temperature at the area where the tape is to be placed
I begin the process
of baking any tapes.
Any oven used for the purpose of baking magnetic tape should not be used for
anything else. It should go without saying that a food dehydrator should not be
used both for food and magnetic tape.
Always, always seek advice from a professional before trying anything for the first
Storing Audio Tape
All of your audio tapes, record albums, and optical media should be stored
vertically (on edge). Store all of your magnetic audio recordings in a cool dry
place that is away from excessive heat or moisture. (So, how many times have
you read that on the label of a flour box?) Well, it’s true: keep your magnetic
media in an area where the temperature and humidity are stable. Large
fluctuations in either will accelerate deterioration. Check with your local librarian
or the internet for information on this subject. Archivists recommend an average
temperature of less than 50 degrees Fahrenheit (10 degrees Celsius) and 30 -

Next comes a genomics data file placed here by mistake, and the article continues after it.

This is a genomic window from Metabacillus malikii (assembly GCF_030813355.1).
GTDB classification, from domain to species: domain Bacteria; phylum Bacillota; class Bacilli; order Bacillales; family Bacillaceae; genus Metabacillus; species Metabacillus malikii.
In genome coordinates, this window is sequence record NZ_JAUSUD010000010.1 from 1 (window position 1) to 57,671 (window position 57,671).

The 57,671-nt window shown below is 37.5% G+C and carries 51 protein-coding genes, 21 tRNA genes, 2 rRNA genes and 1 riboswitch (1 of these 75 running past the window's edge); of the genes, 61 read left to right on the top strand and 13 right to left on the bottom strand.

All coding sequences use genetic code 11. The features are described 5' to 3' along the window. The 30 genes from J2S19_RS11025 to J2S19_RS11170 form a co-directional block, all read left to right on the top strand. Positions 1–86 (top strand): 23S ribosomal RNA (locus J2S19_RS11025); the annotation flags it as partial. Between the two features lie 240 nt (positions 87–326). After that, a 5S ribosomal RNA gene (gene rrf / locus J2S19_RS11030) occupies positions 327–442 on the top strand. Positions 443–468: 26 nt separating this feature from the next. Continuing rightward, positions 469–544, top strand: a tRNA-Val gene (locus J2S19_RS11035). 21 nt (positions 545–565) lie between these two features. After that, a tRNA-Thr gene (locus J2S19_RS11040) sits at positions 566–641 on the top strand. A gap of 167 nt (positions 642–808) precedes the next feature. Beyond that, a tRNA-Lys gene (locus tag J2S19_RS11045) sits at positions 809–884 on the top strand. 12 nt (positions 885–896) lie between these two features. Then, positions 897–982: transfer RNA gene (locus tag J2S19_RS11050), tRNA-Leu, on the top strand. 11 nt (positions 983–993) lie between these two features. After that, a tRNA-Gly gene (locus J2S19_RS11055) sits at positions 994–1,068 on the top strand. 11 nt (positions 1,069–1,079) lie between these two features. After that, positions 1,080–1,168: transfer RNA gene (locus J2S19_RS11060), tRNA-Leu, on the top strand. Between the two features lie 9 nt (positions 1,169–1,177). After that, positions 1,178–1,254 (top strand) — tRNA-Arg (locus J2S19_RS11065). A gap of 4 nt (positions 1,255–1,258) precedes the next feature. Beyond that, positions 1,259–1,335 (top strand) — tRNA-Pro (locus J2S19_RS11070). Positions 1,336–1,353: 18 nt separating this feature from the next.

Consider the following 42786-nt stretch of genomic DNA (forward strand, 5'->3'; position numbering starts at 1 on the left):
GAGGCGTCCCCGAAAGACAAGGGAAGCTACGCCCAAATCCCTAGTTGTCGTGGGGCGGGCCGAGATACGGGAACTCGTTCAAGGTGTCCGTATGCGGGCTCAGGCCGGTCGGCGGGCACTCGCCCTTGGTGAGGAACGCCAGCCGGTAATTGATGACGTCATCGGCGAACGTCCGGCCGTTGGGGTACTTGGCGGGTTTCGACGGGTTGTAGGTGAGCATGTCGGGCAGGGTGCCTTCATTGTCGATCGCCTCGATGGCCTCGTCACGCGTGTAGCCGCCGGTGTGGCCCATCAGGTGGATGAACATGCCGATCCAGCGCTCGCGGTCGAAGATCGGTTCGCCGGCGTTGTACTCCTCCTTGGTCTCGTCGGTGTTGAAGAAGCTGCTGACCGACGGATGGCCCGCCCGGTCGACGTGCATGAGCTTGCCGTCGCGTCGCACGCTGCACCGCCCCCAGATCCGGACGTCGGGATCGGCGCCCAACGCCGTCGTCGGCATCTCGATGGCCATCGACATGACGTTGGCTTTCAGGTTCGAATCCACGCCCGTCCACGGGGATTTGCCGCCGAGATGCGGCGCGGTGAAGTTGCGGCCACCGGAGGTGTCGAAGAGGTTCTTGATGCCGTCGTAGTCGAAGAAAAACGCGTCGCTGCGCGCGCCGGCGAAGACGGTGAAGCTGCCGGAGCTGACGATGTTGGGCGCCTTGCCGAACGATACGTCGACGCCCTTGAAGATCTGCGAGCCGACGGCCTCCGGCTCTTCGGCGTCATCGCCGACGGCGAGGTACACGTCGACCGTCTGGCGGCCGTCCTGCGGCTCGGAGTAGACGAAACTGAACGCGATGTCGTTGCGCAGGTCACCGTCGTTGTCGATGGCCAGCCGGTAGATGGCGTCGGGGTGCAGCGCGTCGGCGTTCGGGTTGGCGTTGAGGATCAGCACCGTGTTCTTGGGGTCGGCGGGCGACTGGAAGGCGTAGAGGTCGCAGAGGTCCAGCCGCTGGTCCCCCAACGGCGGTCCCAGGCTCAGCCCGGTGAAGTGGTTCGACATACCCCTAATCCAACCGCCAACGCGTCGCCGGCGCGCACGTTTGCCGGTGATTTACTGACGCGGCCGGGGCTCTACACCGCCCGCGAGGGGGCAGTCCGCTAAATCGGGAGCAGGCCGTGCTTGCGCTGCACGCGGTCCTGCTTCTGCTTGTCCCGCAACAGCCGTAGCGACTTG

40% relative humidity or less. Those “ideal” conditions may be difficult to attain in
the average home, but maintaining room temperature at 30 - 40% relative
humidity (or less) is possible. This likely leaves out the basement and attic unless
one or both have been built to maintain a stable temperature and humidity.
Storing your magnetic media on the highest shelf in a centrally located closet will
probably be the most stable environment in the average home. I live in the desert
mountains on the West Coast of the US, where a closet shelf works well and the
magnetic media I have has faired well over the years.
Analog tape recording has seen a niche resurgence by artists who prefer the
sonic characteristics of analog tape. During the heyday of analog recording, there
were a dozen or more manufacturers of tape stock and as many manufacturers of
recorders. Today there is one manufacturer of analog tape left and nobody is
making new recorders.
I would be remiss if I didn’t mention again that if you have some old family
recordings and you are the least bit unsure about them, please consult a
professional before doing anything. You may have only one chance to play them.
© 2012 Corey Bailey Audio Engineering
DO IT YOURSELF?
BAKING AUDIO TAPE
LUBRICATING AUDIO TAPE
A Little About Sound
Optimizing your PC
Sample Frequency Defined
Packing Records for Shipment
Saving Your Family Video
Your Digital Data is at Risk
FIG. 3: 2 Track format
FIG. 4: 1/4 Track format
The picture to the Left (Fig 4) is that of
a quarter track stereo format to show
the difference in track width.